A multimillion-dollar home healthcare company and its owner were convicted of Medicare fraud last week after a 14-day federal court trial in Savannah, Ga.
A jury of eight women and four men deliberated for nearly seven hours over two days before returning its verdict Feb. 4. It found Robert "Jack" Mills of St. Simons Island, Ga., guilty of conspiracy, mail fraud, making false statements, obtaining illegal Medicare program kickbacks, witness tampering and money laundering.
ABC Home Health Services, now known as First American Health Care of Georgia, was convicted on 72 counts similar to the charges against Mills. His wife, Margie, the company's co-owner, was convicted on two counts of making false statements.
Arthur C. DeLozier, the company's chief accountant, was found innocent on all 36 charges against him, and Mills was found innocent on two tax charges.
The defendants will be sentenced under the federal guidelines, but U.S. District Judge B. Avant Edenfield set no sentencing date. Mills faces a maximum of 520 years in prison and $25 million in fines. His wife could get a maximum 10 years and $500,000. The company could be fined and ordered to pay restitution.
Mills and his wife will remain free on bond pending sentencing. Prosecutors asked for a high bond, saying that Mills posed a risk of fleeing, citing his wealth and being found guilty of tampering with witnesses.
Edenfield set bond at $500,000 for Mills and $100,000 for his wife. The judge granted the couple unrestricted rights to travel within Georgia but stipulated that when Mills must leave the state on business, he has to call the U.S. Probation Office for permission.
Mills grimaced quickly when the guilty verdict was announced and his wife appeared to flicker a brief smile of relief when she was acquitted of 17 of the 19 charges she faced.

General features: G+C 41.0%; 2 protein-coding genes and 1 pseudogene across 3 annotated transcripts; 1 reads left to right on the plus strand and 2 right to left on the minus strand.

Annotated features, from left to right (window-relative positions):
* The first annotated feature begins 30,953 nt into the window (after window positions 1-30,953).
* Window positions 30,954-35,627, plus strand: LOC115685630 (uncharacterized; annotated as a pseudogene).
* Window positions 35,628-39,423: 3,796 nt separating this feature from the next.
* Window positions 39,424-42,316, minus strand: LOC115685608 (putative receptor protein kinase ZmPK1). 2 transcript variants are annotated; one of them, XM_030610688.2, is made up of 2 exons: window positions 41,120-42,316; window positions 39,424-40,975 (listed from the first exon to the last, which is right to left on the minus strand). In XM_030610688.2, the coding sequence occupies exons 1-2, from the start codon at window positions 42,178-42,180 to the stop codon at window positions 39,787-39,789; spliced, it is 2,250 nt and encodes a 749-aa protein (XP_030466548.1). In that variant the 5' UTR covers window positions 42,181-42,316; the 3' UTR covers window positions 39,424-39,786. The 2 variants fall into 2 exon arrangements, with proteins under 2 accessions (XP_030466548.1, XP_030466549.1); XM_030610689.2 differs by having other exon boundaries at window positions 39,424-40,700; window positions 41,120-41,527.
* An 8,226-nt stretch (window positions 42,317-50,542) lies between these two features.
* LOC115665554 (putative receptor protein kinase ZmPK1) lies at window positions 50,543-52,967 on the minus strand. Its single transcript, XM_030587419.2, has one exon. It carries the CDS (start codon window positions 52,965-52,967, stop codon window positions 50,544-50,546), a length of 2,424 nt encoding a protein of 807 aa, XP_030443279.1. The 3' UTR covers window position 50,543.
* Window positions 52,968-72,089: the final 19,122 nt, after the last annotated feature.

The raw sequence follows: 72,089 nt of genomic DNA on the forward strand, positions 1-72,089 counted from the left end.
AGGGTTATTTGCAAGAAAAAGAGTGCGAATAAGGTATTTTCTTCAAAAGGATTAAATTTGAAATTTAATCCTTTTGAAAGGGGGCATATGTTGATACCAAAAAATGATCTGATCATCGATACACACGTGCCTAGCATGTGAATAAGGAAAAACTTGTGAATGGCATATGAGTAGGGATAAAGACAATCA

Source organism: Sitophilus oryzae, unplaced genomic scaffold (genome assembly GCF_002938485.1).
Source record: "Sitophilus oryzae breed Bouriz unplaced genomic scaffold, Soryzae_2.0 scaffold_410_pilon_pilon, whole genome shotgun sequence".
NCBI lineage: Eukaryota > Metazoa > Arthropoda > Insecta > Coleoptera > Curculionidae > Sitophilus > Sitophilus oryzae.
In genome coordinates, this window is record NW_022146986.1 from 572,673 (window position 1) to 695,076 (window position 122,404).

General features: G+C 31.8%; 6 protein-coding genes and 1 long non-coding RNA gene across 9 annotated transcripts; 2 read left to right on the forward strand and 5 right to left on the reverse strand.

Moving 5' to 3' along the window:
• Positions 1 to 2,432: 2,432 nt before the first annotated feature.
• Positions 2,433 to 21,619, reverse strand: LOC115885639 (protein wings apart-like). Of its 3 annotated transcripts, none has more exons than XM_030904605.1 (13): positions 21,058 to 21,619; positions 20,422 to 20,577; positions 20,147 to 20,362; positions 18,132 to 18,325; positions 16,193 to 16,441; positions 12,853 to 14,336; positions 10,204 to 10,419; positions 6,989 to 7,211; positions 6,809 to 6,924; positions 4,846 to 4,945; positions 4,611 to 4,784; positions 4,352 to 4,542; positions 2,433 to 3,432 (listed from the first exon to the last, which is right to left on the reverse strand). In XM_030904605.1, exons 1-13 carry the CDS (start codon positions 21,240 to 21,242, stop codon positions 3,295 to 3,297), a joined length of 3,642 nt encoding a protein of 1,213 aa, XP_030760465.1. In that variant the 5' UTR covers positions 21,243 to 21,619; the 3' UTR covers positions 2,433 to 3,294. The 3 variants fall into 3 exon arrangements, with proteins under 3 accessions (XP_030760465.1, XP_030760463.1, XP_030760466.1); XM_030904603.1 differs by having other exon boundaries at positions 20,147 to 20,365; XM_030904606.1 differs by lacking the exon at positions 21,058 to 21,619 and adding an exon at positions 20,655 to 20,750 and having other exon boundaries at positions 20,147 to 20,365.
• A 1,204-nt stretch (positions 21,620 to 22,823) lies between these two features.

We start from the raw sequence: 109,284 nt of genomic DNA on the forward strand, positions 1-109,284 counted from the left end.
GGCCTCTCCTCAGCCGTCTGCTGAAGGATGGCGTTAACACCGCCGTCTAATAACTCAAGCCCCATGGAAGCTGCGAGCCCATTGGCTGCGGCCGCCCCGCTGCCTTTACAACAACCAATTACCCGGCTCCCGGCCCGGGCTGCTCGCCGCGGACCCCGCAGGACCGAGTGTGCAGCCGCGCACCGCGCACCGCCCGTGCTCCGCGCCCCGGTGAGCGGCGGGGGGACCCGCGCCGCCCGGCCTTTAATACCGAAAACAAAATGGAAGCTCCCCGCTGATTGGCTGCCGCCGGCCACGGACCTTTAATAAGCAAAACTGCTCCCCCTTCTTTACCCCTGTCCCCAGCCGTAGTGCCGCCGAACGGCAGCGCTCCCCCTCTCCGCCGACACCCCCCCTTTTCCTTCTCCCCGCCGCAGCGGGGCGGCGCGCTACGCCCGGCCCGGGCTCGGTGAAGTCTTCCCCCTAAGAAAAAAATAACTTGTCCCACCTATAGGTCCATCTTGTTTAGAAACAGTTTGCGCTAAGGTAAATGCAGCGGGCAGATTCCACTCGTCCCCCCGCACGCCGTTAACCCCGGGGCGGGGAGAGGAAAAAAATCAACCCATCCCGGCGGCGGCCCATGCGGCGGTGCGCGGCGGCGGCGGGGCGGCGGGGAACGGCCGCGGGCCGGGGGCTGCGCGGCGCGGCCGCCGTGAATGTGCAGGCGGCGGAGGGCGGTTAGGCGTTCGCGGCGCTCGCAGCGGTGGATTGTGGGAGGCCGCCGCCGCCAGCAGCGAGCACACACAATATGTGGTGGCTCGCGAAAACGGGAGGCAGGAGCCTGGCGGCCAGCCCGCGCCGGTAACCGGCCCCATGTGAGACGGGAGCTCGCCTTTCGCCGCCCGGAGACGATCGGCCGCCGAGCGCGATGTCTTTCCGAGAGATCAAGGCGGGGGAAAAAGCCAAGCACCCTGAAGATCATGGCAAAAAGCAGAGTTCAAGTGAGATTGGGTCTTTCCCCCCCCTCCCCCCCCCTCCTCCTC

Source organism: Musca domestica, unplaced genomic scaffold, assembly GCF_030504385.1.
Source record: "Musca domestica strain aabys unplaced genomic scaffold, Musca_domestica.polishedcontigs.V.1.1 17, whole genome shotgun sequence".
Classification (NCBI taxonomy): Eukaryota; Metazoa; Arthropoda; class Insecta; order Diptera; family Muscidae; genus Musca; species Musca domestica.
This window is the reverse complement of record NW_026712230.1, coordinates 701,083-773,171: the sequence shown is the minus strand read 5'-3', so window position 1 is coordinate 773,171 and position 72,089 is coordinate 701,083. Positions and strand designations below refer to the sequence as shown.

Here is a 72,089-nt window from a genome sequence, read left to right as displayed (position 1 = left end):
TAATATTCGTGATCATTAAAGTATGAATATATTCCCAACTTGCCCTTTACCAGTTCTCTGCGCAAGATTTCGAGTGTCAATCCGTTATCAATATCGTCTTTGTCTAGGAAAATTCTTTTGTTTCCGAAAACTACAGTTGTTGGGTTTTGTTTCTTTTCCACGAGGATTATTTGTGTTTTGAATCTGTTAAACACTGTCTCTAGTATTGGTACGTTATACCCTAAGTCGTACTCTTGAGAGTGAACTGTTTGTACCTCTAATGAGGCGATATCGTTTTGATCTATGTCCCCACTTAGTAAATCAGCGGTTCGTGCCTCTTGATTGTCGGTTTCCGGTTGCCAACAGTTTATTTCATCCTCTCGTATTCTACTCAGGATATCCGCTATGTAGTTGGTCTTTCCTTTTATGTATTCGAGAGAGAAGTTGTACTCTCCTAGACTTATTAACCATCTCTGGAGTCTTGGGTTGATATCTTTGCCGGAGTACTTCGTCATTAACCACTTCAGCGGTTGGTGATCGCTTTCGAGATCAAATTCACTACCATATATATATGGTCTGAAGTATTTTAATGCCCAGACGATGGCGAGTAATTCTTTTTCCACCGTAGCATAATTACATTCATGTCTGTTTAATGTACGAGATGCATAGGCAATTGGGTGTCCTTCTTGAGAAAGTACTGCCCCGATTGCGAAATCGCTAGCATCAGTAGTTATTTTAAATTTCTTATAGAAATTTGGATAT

Although the couple declined comment, after court Jack Mills approached his son, Joel, and said, "I'm stunned. Literally stunned. I can't believe it."
The company, based in Brunswick, provides nurses and aides for in-home healthcare.
Mills, a former copier salesman, began ABC Home Health Care with his wife, then a nurse, 19 years ago with a single storefront in Jacksonville, Fla., called First Florida Home Care.
The company prospered and branched out to include offices under its present name in 23 states. It grossed nearly $400 million from Medicare in 1995.
An August 1995 indictment charged that the company billed Medicare millions in improper charges through its annual cost reports.
The defendants were charged with conspiring to cheat Medicare out of more than $1 million in reimbursements from about 1990 to 1994.
The defense argued that Medicare regulations are so vague and voluminous that it's hard to tell what is legal. The company also contended it was targeted by government-hired auditors after it refused to do them favors.
A fourth defendant, James H. McManus, a former corporate pilot for the company, pleaded guilty to conspiracy charges earlier in the case.
He admitted he had flown the couple and company employees on personal trips later reported to and reimbursed by Medicare as business-related.
"The U.S. attorney's office feels that justice was done with the jury's verdict," said Tom Withers, assistant U.S. attorney in Savannah. "We accept the jury's verdict and are pleased with it."
Assistant U.S. Attorney Fred Kramer told Edenfield that prosecutors were concerned that managers in the company loyal to the Mills would, without the couple's knowledge, possibly retaliate against employees who testified in the case.
The company's corporate attorney, Frank Smith, suggested a companywide memorandum be issued against such actions, outside of normal personnel matters, and the judge made that a part of the court's official ruling.
"If someone thinks they have been fired because of retaliation, the court will look at it," Edenfield said.
In a letter to the editor published in MODERN HEALTHCARE last year (July 3, 1995, p. 25), Mills contended that the government was conducting a publicity campaign against the home-care industry in general and his company in particular. He maintained that the press had fallen victim to a "transparent scam" in reporting the federal investigation of ABC.
The conviction brought reaction from Washington, where Sen. William Cohen (R-Maine) said it showed the need to pass anti-fraud legislation he has sponsored.
"Today's action against ABC Home Health Services sends a clear message to would-be con artists that getting caught committing healthcare fraud carries a stiff price," Cohen said.
"The list of personal items this company allegedly billed to Medicare is shocking," he said. "I am glad that the federal jury was able to see the damage companies like this one do to Medicare and the healthcare system as a whole. We must work to make even tougher laws available to prosecutors and law enforcement officials," he added.